From a customer perspective, this will translate to a better experience as customers will no longer have to endure the tedium of being kept on hold for lengthy periods of time as they wait for customer service, which can be very frustrating. In fact, this process accounts for a significant percentage of the complaints feedback received by the customer management team.
While an erroneous transfer is not fraud per se, it quickly can become fraud when a dishonest recipient refuses to return the funds. The Hakikisha enhancement will serve as an effective fraud prevention tool by minimizing the margin for error and reducing incidences where customers’ mobile money falls into the hands of unauthorized persons.
Cons of Hakikisha
One disadvantage of the new feature is that while it will stem fraud in one area, it may also create opportunities for other fraud types by making customer information available to third parties who can then use the information to defraud unsuspecting customers via SIM swaps, identity theft, social engineering texts and calls, or extortion texts.
This risk to the customer is further compounded by the fact that all subscribers are being automatically migrated to the new menu with the added functionality. This in turn can expose the provider to legal and reputational risk on account of data privacy considerations. Whereas providers have always made it clear that they are not responsible for customer loss arising from erroneous transfers, they may be hard pressed to defend a claim for breach of customer confidentiality arising from their own systems and processes.
Another disadvantage is the very narrow window given of 15 seconds to confirm the name before the money is sent by the system. Presumably, this is to deter fraudsters from abusing the service to obtain customer information through multiple attempts.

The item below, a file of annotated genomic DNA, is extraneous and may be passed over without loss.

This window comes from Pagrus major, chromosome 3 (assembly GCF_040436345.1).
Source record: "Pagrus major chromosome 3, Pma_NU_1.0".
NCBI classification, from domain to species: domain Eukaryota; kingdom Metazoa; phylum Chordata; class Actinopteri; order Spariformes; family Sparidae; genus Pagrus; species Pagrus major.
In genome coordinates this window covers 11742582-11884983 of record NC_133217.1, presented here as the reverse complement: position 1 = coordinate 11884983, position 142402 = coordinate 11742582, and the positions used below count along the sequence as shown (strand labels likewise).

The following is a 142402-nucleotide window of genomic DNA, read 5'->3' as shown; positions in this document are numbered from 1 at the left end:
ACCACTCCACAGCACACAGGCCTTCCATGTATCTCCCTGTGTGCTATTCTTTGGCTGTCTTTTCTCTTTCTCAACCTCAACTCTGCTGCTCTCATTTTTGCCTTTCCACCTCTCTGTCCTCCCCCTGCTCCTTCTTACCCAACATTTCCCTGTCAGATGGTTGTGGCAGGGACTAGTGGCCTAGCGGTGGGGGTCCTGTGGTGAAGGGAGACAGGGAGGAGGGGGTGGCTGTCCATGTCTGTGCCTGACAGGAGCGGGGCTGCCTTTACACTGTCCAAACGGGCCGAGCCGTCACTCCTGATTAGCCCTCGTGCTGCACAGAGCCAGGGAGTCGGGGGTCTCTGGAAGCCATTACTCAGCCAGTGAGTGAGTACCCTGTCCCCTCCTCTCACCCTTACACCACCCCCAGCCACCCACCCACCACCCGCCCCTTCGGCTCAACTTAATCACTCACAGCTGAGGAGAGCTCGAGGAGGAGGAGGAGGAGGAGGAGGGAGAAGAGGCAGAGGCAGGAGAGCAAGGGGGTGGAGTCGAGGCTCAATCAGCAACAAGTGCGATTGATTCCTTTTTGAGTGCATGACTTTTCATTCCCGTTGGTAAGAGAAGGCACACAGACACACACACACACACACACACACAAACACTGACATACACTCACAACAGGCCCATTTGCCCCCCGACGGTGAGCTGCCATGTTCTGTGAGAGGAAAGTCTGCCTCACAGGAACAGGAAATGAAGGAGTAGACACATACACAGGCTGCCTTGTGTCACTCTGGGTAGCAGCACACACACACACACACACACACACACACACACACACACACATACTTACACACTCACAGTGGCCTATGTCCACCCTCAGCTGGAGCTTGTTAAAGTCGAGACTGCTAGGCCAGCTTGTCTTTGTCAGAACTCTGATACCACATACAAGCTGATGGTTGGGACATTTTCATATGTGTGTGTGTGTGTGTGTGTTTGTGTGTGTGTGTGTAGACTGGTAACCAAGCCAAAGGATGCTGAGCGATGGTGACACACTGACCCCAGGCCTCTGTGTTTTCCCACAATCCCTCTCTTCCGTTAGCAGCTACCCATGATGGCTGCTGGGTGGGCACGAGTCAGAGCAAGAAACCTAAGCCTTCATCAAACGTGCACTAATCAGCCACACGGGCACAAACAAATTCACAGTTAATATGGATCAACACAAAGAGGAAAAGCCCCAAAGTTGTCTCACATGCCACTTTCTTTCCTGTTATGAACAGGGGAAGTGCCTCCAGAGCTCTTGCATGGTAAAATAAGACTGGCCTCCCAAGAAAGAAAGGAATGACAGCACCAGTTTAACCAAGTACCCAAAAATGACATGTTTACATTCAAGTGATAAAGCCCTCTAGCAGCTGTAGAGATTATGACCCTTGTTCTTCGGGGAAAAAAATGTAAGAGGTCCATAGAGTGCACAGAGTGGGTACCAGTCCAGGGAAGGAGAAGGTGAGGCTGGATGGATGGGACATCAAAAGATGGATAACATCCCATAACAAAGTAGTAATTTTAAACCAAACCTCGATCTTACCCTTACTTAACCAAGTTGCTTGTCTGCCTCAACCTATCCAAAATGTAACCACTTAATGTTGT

Mitigating the Risks
These risks have been addressed to some extent by giving the customer the opportunity to opt out of the Hakikisha function if they do not wish to have their information exposed to a third party, though this will mean that they will continue to carry the risk of loss to erroneous transfers.
Another control that has been put in place is the provision for suspension of the service after 5 consecutive aborted transactions, in which event the customer has to undergo a verification process before reinstatement of the service. This will deter the fraudsters who would wish to obtain customer information by making multiple attempts. Another key control which has been put in place is customer and agent sensitization about the service and how it works; and its benefits, which has already been launched in the media. However, the length and functionality of the confirmation window remains an unresolved issue.
Mobile money is in a constant state of innovation, which brings benefits but can also give rise to various risks. There is a clear need to balance controls with business expediency and the need for financial inclusion. Product risk assessments must therefore be incorporated in mobile money fraud and AML (anti-money laundering) Management programs in order to ensure all risks are identified and adequately mitigated against with appropriate controls.
However, there are circumstances where customer risks and experience may outweigh other considerations. Hakikisha appears to be such a case, given the large number of customers experiencing the problem and exposed to potential loss. Going forward, further controls to mitigate the fraud risks could also be put in place.